How to Become a High School Principal

How to become a high school principalHigh school principals carry a lot of responsibility for their teachers, students, and families. A positive high school experience can mean better options for college and career for young people, so becoming a high school principal is a surefire way to be able to impact the lives of youth and learn solid decision making and leadership skills. Depending on your current job experience, education level, and motivation to advance quickly, you can take a number of different steps to realize your goal of becoming a high school principal and have a real impact on students, teacher, families, and, ultimately, the future.

The Principal Pathway: To Teach or Not to Teach?

Many high school principals arrive at their position via the classroom. Knowing the challenges and demands of a high school teacher’s job can give principals a sense of empathy and solidarity with their staff, and it can help greatly with student rapport.

If you’re not yet teaching, your first step should be to identify a mentor with principal experience, either at a high school or via an online teaching program. Setting up virtual correspondence can help you get a better sense for the job and allow you the opportunity to ask meaningful questions about your potential future career.

$86,970
Master's Degree
1 to 5 years
None
236,100
10%
23,200
Find Related CareersSOURCE: US Bureau of Labor Statistics

While a good mentor can definitely help you clarify your high school principal plans, you will still likely need to begin this career path with a teaching job. According to the Bureau of Labor Statistics (BLS), most principals do start their careers as teachers. There are many programs available designed to fast-track school leaders who are interested in applying their leadership skills from another industry towards a job in educational leadership, however, but the more traditional route has been to begin in the classroom before moving up the principal’s desk.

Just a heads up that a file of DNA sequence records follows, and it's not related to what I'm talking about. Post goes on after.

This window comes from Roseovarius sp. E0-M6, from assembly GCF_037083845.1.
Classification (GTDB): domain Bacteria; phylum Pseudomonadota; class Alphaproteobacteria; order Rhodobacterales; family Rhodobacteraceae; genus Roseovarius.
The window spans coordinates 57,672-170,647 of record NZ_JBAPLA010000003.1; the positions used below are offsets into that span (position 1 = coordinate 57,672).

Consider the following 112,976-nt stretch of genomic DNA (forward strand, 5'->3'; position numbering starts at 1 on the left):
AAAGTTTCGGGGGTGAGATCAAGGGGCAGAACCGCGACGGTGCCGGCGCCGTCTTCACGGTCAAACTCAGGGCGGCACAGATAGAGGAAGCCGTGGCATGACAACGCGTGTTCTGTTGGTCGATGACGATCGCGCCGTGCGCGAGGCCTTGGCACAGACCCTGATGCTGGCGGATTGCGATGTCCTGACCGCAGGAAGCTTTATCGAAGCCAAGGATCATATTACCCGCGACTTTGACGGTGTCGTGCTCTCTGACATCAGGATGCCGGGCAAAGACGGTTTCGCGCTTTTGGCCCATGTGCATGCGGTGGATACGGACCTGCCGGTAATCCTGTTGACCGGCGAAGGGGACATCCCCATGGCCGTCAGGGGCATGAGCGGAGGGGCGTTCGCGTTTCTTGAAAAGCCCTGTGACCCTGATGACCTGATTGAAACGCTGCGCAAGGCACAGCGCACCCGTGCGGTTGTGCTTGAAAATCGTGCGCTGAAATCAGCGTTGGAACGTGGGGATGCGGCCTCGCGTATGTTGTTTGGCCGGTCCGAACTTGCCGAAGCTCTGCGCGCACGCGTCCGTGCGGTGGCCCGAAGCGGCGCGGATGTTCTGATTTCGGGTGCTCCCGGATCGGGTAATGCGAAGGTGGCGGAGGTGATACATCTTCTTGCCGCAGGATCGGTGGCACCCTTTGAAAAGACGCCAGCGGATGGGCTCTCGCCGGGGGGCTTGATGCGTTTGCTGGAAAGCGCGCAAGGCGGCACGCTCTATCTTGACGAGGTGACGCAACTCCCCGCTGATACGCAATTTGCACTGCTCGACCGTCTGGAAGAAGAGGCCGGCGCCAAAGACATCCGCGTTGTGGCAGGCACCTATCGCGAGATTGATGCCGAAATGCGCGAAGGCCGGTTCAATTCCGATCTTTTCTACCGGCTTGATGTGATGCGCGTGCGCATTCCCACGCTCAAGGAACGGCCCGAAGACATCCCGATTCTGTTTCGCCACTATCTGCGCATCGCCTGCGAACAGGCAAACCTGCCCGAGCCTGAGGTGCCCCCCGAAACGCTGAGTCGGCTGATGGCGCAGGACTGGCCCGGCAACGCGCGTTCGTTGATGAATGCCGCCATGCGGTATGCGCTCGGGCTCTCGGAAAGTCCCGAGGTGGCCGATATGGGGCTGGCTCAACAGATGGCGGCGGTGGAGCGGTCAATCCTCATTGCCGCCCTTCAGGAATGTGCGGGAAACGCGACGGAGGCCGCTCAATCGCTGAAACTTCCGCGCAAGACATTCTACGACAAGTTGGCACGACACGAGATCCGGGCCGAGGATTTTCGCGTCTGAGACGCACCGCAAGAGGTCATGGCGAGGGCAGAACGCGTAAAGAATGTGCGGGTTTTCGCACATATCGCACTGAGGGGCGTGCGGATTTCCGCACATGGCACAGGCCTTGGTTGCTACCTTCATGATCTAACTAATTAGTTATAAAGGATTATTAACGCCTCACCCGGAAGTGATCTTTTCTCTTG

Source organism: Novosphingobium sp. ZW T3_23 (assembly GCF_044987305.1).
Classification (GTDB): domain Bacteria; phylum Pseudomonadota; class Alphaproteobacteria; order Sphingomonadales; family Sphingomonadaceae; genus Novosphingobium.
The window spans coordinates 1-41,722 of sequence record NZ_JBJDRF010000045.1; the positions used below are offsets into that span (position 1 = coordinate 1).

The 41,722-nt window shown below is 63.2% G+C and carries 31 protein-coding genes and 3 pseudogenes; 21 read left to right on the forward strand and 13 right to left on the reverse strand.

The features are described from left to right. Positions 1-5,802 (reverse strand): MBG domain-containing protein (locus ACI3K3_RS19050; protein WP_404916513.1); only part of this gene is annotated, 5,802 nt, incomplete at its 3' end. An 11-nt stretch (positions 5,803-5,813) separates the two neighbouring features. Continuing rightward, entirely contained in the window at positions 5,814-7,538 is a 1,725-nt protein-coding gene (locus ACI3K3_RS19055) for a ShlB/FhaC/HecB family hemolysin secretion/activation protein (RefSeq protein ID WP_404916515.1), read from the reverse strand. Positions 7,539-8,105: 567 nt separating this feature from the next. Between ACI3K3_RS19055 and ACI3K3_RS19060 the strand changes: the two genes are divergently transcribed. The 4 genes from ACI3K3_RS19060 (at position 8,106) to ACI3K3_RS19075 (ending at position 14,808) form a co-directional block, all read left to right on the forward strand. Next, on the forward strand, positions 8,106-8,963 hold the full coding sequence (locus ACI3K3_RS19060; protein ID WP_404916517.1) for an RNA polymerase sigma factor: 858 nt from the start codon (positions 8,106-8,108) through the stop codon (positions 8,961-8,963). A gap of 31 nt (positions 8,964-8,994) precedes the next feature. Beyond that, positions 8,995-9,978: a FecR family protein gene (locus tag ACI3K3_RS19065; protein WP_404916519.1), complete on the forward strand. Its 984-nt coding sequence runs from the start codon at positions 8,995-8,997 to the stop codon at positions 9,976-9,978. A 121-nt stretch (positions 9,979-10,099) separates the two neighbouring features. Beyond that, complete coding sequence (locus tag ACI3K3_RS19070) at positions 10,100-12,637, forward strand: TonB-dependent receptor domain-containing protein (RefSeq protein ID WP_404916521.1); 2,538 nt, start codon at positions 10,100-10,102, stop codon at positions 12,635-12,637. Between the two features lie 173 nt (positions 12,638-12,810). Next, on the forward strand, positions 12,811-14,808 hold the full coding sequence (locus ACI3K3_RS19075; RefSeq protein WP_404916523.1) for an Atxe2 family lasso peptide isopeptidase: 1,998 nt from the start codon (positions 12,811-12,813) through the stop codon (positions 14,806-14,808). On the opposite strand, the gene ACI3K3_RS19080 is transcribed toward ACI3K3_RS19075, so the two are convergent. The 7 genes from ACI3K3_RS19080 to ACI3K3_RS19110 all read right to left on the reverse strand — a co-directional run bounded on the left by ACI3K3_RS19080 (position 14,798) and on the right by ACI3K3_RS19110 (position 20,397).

Finding Resources: Professional Development and Certification

Becoming a high school principal requires adequate schooling and certification through accredited institutions.

First, you’ll need a Bachelor’s degree. This degree doesn’t need to be in Education, but if you’re beginning your journey at square one, education coursework, whether online or in the traditional classroom, can get you up to speed more quickly.

Next, you must work to establish a solid track record of leadership and earn your Master’s degree. There are a number of traditional master’s programs available to give you all the skills you need to qualify for most high school principals jobs, but more and more non-traditional programs are being created to identify and develop promising new leaders in education. Alternative certification programs abound, from courses at a local university to online learning opportunities that allow you to study coursework in your own time while continuing to teach or begin student teaching.

 

Like teaching, the work of being a high school principal is one of constant learning. Plan on finding and pursuing opportunities for professional development long after you net the job of your dreams. Online programs and professional organizations are often a great way to keep current with your skills and find motivation and inspiration to further both your career and the teachers and students in your charge.

Looking Ahead: Career Prospects

Becoming a high school principal will open up a wider field of career possibilities in the education field. The work requires collaboration and challenging decision making, and many principals find the rigor and variety very satisfying. Some principals go on to focus purely on the academic side of education and become educational consultants for schools, districts, or private curriculum companies. Former principals may also go on to manage and lead on the local or state level and serve as a superintendent. The Bureau of Labor Statistics also reports that the median pay for high school principals was $86,970 in May 2010, which makes this more attractive, salary wise, than a typical career as a classroom teacher.

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